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Book by Davis Natalie Zemon
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"Brings the sixteenth-century Mediterranean to life with freshness, vividness, and telling detail." --Clifford Geertz, The New York Review of Books
"A beautifully written and thoughtful book that shows off some of the sophisticated tools for reading and parsing evidence that historians have been developing in recent years." --Peter N. Miller, The New Republic
"Trickster Travels is a masterpiece of the historian's craft and craftiness. A brilliant storyteller, Natalie Zemon Davis reconstructs the life of Al-Hasan al-Wazzan, the great Renaissance geographer known to the West as Leo Africanus. And what a life it was: exile from Muslim Spain in the wake of the Catholic conquest; restless travels in Africa in the service of the sultan of Fez; capture by pirates and imprisonment in Rome; conversion to Christianity and release from prison; an outpouring of remarkable books, introducing Africa and Islam to European intellectuals; and finally a return to North Africa and to the language, culture and faith in which he had been raised. Davis' great gift lies not only in her tenacious ability to follow this twisting path but also in her scholarly determination to tease out its rich implications. This is an essential book for anyone who wishes to understand what it means to live between two violently warring worlds." --Stephen Greenblatt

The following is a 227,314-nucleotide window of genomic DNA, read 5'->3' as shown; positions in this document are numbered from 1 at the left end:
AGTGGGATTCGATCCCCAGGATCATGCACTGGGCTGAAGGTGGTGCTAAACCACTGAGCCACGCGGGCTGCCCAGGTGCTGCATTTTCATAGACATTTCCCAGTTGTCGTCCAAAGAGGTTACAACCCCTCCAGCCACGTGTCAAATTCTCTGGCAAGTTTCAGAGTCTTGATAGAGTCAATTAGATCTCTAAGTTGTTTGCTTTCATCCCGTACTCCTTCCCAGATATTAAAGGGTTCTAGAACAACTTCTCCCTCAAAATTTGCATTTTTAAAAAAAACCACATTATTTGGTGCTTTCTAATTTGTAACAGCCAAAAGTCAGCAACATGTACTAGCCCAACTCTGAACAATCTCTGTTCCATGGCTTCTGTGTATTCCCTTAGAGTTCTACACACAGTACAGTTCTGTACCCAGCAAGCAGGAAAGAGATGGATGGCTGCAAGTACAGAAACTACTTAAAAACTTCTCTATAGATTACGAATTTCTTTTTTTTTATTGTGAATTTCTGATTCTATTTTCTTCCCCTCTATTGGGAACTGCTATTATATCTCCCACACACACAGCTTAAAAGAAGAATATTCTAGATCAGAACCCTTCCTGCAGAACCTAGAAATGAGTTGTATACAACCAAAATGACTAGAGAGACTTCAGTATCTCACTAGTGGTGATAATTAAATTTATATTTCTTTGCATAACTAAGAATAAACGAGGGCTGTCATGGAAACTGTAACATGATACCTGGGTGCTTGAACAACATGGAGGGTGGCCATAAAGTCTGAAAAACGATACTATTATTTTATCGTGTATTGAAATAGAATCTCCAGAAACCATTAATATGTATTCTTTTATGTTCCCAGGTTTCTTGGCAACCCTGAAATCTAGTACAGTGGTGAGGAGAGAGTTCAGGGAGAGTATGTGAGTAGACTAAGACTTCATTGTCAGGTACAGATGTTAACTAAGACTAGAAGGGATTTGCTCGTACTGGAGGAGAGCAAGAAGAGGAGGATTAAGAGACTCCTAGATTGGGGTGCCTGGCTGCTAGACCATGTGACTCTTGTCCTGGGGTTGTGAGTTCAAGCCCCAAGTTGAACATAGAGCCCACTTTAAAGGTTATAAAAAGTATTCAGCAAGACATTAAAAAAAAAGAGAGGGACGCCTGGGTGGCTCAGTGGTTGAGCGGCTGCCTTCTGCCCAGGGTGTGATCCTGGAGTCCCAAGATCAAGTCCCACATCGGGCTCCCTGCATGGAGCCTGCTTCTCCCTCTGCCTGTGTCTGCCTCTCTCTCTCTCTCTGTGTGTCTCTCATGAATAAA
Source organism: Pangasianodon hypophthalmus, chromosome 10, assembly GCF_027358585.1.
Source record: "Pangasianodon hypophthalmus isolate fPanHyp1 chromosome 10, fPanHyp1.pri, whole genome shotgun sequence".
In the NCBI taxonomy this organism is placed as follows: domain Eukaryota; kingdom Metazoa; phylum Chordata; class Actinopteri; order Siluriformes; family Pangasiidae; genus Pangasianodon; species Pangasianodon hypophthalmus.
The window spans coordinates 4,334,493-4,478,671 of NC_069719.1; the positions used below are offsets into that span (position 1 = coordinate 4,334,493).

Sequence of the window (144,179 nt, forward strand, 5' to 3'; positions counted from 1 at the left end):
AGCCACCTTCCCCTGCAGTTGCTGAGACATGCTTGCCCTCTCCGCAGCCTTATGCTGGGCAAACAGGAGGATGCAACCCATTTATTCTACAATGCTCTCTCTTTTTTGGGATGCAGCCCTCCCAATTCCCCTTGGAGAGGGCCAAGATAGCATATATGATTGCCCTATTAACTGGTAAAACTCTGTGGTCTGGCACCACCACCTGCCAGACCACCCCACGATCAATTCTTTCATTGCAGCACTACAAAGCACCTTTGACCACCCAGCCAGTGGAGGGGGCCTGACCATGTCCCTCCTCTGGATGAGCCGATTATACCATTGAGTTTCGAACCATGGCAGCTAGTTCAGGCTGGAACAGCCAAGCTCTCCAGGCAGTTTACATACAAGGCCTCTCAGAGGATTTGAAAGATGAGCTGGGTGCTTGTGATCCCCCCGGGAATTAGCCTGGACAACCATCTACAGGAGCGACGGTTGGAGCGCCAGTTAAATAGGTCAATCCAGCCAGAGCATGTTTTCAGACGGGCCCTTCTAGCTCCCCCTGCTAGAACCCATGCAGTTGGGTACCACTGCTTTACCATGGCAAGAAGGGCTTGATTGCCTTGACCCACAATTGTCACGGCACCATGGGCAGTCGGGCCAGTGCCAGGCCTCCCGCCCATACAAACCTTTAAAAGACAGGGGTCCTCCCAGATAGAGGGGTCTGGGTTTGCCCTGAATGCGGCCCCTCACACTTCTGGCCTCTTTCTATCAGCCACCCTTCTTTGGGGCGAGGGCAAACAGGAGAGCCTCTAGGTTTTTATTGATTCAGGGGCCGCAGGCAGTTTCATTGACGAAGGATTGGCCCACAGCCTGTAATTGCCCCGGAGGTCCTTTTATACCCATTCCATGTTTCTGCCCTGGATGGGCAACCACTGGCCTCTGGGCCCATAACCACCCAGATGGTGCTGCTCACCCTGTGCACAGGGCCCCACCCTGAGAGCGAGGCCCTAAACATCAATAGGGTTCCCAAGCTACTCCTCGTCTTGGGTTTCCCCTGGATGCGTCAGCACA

"Natalie Zemon Davis offers the first comprehensive reconstruction of Al Wazzan's life in Trickster Travels. Drawing on archival material and the accounts of contemporaries, the distinguished historian and author of The Return of Martin Guerre gives a fresh interpretation of "The Description of Africa" and Al Wazzan that grounds him in the 16th century world through which he traveled . . . Davis beautifully renders the chapters of Al Wazzan's life." --Joshua Jelly-Schapiro, Los Angeles TimesReseña del editor:
An engrossing study of Leo Africanus and his famous book, which introduced Africa to European readers
Al-Hasan al-Wazzan--born in Granada to a Muslim family that in 1492 went to Morocco, where he traveled extensively on behalf of the sultan of Fez--is known to historians as Leo Africanus, author of the first geography of Africa to be published in Europe (in 1550). He had been captured by Christian pirates in the Mediterranean and imprisoned by the pope, then released, baptized, and allowed a European life of scholarship as the Christian writer Giovanni Leone. In this fascinating new book, the distinguished historian Natalie Zemon Davis offers a virtuoso study of the fragmentary, partial, and often contradictory traces that al-Hasan al-Wazzan left behind him, and a superb interpretation of his extraordinary life and work.
In Trickster Travels, Davis describes all the sectors of her hero's life in rich detail, scrutinizing the evidence of al-Hasan's movement between cultural worlds; the Islamic and Arab traditions, genres, and ideas available to him; and his adventures with Christians and Jews in a European community of learned men and powerful church leaders. In depicting the life of this adventurous border-crosser, Davis suggests the many ways cultural barriers are negotiated and diverging traditions are fused.
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